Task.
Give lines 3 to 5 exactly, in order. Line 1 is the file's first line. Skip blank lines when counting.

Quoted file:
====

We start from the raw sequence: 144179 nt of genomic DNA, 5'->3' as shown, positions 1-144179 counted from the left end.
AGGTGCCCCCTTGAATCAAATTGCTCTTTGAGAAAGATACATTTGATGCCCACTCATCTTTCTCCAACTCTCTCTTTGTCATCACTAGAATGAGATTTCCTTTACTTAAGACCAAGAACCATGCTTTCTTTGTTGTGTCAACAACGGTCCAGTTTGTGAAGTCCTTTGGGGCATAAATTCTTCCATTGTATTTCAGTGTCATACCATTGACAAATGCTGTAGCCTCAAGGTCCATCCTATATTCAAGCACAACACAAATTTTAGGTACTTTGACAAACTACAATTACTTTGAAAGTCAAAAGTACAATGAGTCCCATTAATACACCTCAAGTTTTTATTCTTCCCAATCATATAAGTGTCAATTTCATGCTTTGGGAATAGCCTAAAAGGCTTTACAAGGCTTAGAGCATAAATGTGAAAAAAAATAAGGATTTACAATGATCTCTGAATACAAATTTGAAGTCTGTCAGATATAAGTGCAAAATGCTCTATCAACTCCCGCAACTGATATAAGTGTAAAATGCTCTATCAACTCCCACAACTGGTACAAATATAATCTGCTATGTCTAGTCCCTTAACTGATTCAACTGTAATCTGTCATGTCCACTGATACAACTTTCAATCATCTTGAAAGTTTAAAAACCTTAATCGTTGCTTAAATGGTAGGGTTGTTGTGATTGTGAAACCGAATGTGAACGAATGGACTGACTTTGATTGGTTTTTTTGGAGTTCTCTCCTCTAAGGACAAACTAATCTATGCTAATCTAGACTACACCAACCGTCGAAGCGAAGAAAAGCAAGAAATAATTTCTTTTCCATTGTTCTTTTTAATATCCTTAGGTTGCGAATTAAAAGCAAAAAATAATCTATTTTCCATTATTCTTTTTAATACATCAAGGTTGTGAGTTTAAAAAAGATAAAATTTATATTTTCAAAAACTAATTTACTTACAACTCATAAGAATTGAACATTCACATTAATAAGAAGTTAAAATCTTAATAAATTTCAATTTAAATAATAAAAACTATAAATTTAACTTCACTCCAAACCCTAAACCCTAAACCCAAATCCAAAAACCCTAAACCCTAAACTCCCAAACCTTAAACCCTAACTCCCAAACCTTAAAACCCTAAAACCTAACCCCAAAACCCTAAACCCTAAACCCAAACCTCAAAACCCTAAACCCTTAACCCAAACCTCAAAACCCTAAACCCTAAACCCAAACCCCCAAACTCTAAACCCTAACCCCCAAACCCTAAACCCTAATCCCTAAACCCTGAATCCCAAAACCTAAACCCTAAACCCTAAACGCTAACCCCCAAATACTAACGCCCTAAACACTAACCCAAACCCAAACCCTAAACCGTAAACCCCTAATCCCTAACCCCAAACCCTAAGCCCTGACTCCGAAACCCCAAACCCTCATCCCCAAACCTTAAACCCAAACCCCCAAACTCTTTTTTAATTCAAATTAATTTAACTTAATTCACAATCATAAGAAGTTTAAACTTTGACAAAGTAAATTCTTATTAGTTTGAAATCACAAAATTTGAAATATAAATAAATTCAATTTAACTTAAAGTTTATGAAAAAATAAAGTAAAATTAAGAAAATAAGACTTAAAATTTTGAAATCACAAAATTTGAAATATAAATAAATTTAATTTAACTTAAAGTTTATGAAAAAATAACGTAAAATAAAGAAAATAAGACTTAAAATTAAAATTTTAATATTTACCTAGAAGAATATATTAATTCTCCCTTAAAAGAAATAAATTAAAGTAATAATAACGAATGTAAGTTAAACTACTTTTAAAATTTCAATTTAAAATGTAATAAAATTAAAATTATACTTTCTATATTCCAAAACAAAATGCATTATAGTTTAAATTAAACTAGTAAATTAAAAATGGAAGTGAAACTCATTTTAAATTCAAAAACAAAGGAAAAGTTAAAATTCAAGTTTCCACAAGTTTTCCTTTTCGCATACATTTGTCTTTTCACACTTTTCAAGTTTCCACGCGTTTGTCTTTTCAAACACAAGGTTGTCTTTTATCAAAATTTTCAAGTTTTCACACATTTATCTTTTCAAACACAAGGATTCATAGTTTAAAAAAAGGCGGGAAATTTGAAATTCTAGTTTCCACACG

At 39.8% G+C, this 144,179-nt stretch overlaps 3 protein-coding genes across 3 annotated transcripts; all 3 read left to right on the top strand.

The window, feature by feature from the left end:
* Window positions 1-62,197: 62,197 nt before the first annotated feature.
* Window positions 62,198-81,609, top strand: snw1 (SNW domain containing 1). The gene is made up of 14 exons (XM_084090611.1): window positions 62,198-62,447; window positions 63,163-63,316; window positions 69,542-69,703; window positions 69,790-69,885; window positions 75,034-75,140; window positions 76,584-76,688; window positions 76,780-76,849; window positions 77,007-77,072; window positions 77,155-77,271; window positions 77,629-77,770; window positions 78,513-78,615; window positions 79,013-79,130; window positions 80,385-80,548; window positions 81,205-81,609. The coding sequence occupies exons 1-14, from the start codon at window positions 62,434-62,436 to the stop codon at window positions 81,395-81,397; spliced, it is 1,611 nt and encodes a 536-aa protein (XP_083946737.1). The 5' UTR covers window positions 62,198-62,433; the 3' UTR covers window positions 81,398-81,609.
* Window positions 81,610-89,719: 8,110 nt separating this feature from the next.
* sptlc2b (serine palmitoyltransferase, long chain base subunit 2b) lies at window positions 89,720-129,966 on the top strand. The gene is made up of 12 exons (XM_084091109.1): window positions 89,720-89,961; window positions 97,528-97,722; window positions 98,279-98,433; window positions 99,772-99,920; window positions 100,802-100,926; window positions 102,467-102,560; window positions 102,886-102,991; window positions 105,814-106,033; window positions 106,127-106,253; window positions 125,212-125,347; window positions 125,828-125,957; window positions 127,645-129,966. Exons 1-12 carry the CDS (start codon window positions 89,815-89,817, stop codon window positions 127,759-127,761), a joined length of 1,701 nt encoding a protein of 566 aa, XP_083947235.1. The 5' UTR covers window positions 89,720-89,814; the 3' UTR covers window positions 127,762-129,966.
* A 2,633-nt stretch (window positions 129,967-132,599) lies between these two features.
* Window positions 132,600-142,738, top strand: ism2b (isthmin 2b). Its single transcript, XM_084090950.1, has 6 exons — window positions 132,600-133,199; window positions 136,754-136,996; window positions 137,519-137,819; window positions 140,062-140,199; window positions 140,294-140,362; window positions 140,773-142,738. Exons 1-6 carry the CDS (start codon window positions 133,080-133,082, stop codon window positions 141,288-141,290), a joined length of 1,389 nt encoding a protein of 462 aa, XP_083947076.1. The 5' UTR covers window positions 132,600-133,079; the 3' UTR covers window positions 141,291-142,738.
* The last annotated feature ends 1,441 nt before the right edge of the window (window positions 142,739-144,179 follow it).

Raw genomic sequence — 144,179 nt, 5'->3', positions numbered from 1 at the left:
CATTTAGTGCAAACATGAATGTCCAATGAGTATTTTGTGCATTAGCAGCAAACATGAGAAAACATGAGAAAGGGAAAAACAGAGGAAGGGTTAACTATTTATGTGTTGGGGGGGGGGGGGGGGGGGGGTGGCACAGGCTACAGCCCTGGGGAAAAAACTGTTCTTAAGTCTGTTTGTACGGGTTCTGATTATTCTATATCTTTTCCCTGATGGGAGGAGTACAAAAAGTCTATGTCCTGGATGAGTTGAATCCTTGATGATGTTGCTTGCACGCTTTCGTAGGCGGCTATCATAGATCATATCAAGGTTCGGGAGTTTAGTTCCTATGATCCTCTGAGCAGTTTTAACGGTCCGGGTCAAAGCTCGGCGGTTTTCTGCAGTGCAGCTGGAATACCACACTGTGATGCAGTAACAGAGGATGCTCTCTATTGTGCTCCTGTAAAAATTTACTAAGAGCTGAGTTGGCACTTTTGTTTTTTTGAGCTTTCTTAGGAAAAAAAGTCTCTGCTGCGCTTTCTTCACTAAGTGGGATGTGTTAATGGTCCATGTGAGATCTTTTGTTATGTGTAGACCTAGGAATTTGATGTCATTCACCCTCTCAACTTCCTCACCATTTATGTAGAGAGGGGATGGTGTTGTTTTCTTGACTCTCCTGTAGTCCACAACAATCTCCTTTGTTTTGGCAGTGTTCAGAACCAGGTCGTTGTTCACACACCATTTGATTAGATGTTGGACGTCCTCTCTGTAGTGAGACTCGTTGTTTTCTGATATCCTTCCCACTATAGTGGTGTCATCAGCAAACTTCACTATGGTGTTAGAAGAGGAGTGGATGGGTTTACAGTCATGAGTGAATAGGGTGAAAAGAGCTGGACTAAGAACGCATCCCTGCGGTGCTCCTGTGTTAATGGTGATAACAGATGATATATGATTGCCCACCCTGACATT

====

At 39.8% G+C, this 144,179-nt stretch overlaps 3 protein-coding genes across 3 annotated transcripts; all 3 read left to right on the top strand.

The window, feature by feature from the left end:
* Window positions 1-62,197: 62,197 nt before the first annotated feature.